The present invention relates to an improved golf club head having three principal features which patentably distinguish the present invention over the prior art and provide certain advantages which render the inventive golf club head of the present invention more attractive to golfers while abiding by the generally accepted rules of golf as previously described. More specifically, in the present invention the hose, neck or socket is designed to be lighter than conventional male or female hosels. This is achieved by eliminating a portion of the hosel between the top and bottom of the hosel, that is, between the end of the hosel connected to the shaft and the end of the hosel that is integral with the rest of the golf club head. This reduction in the weight of the hosel enables a transfer of the saved weight to the head which gives the golfer a better transfer of feel between the club, his hand and the ball while at the same time making the hosel less of an optical distraction from the rest of the golf club head. An additional feature of the present invention is the nature of the interconnection between the hosel and the rest of the golf club head. More specifically, in the present invention the hosel is integral with the sole end of the heel or at least the sole portion of the heel as opposed to the topline portion of the heel as is conventional in prior art clubs. As a result, the golf club head applies less torque on the shaft than would otherwise be applied and the shaft tip is closer to the sole thereby providing better utilization of the shaft. In addition, the cross section of the hosel remains more substantially continuous thereby further decreasing the weight of the hosel and allowing that weight to be redistributed to the head. Furthermore, the interconnection between the hosel and the club head improves the optical features of the head by limiting the opportunity for distraction and allowing the user to obtain an unencumbered view of the topline of the head. Furthermore, unlike conventional golf club heads, when the golfer addresses the ball by means of the present invention there is a readily apparent gap between the hosel and the topline.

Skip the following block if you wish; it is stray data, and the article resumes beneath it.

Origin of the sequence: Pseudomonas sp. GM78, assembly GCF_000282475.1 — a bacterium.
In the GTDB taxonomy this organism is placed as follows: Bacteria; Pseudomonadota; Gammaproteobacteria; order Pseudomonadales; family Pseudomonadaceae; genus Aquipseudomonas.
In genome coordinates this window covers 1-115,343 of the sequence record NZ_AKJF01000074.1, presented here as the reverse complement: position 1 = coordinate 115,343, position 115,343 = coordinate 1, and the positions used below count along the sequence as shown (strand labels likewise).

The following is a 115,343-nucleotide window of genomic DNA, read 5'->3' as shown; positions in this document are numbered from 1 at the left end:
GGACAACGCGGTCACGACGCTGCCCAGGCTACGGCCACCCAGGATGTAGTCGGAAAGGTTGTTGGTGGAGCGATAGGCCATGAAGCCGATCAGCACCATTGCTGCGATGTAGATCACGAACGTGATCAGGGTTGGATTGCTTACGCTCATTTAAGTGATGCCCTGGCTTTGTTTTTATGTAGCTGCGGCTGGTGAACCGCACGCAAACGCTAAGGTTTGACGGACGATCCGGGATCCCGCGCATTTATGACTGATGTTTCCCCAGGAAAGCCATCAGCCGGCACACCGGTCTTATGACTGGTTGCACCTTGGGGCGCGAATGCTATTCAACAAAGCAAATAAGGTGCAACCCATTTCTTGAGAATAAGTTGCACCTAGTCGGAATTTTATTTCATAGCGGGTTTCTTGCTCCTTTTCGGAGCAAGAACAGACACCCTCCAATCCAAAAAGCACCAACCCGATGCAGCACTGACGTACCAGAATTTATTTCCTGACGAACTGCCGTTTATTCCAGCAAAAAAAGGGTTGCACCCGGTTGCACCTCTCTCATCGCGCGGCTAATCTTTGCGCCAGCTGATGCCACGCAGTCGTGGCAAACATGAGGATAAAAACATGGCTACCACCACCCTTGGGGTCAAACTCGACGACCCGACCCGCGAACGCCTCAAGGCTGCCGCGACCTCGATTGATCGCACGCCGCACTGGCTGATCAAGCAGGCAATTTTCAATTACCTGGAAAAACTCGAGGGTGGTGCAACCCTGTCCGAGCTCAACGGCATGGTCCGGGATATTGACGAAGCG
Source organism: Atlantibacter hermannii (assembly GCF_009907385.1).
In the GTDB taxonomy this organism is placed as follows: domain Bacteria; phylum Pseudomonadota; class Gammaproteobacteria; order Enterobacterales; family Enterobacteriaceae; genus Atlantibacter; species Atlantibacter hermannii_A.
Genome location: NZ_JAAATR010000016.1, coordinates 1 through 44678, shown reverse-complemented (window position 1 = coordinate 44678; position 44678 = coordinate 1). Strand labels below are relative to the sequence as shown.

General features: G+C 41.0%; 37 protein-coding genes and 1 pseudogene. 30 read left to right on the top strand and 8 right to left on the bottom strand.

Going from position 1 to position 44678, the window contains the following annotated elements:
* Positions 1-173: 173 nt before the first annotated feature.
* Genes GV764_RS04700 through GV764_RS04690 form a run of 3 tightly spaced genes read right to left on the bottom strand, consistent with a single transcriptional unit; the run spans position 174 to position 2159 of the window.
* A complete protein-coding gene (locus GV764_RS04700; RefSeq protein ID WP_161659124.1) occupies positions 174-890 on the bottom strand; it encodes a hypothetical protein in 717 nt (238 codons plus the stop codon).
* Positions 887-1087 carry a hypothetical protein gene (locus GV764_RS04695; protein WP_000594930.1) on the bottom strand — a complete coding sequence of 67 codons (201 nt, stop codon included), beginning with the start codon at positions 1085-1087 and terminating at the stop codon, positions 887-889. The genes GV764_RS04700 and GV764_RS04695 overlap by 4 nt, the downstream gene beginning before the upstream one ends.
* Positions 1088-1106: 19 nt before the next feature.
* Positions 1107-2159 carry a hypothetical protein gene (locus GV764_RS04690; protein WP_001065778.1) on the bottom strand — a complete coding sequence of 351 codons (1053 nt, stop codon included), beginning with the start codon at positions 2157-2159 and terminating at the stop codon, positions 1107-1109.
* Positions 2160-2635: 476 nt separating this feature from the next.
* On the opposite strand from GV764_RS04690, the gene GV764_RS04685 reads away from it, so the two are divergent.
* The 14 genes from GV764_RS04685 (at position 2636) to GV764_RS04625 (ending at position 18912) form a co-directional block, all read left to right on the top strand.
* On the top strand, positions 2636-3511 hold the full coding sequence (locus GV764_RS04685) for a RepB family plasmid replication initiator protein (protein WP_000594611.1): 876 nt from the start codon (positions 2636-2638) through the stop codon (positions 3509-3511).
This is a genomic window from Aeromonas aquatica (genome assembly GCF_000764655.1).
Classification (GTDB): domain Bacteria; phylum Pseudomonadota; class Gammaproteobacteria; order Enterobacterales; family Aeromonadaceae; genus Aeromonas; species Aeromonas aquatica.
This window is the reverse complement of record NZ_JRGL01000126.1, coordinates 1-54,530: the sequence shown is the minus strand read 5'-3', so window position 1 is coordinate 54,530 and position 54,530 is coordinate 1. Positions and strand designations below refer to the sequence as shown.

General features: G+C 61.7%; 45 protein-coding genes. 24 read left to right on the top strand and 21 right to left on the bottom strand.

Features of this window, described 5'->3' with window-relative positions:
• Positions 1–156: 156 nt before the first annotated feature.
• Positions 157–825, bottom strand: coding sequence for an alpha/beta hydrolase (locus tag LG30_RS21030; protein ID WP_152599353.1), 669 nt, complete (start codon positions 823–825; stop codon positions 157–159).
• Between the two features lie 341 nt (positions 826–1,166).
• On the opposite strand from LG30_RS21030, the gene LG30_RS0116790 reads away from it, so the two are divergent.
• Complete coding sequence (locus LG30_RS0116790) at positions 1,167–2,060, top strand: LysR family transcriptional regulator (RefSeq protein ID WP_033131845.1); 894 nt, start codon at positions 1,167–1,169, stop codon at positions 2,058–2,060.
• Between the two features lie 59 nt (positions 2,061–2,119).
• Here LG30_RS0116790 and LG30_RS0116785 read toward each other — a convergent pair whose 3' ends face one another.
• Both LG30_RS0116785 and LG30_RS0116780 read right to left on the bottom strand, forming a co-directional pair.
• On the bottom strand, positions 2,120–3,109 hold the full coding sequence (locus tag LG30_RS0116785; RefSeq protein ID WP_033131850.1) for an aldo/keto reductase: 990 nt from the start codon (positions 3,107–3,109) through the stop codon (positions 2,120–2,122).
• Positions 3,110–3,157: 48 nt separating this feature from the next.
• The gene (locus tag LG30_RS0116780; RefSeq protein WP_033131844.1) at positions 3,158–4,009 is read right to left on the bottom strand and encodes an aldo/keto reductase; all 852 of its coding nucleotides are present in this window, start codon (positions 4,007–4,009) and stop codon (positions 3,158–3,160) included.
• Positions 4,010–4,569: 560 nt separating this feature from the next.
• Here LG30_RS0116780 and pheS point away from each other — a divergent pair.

As a result of the above-mentioned features of the present invention, more mass is transferred to the portion of the golf club head which impacts the golf ball and the golf club head design provides a center of gravity axis which is closer to being parallel with the sole line than can be found in a conventional club. This provides a consistency in trajectory and distance of the golf ball in the event of off-center impact between the head and the ball. Furthermore, the topline in relation to the gap between the head and the hosel provides certain optical advantages in alignment and illusion of the golf club head which improves the golfer's ability to control the club relative to the golf ball. Finally, the topline and sole line measured from the toe and heel are closer to being parallel to each other than one finds in a conventional golf club. This feature combined with the manner in which the hosel is attached to the sole portion of the head, reduces radial torque that is transmitted from the golf club head through the shaft to the hands when the shaft is flexing, loading or unloading or at impact with the golf ball during the golf swing.
It is therefore a principal object of the present invention to provide an improved head for golf club irons to provide a hosel or neck which is lighter than conventional hosels and therefore allows weight redistribution from the hosel to the ball contact portion of the golf club head.
It is an additional object of the present invention to provide an improved head for a golf club iron having a hosel designed to permit the lower tip of the golf shaft to be placed closer to the sole of the head.
It is still an additional object of the present invention to provide an improved head for a golf club iron in which the center of gravity axis as compared to the prior art is closer to being parallel with the sole line.
It is still an additional object of the present invention to provide an improved head for golf club irons in which there is a distinct gap between the hosel and the topline of the golf club head whereby to provide certain optical advantages in the alignment and the illusion of golf club head size for the golfer.
The aforementioned objects and advantages of the present invention as well as additional objects and advantages thereof will be more fully understood hereinafter as a result of a detailed description of a preferred embodiment when taken in conjunction with the following drawings in which:
FIG. 1 is an isometric representation of the present invention;
FIG. 2 is an elevational view of the present invention taken from the heel side thereof;
FIG. 3 is an elevational view of the present invention taken from the toe side thereof;
FIG. 4 is an elevational view of the present invention taken from the face of the hitting surface thereof;
FIG. 5 is an elevational view of the present invention taken from the rear of the hitting surface thereof;
FIG. 6 is an elevational view of the present invention taken from the topline side thereof; and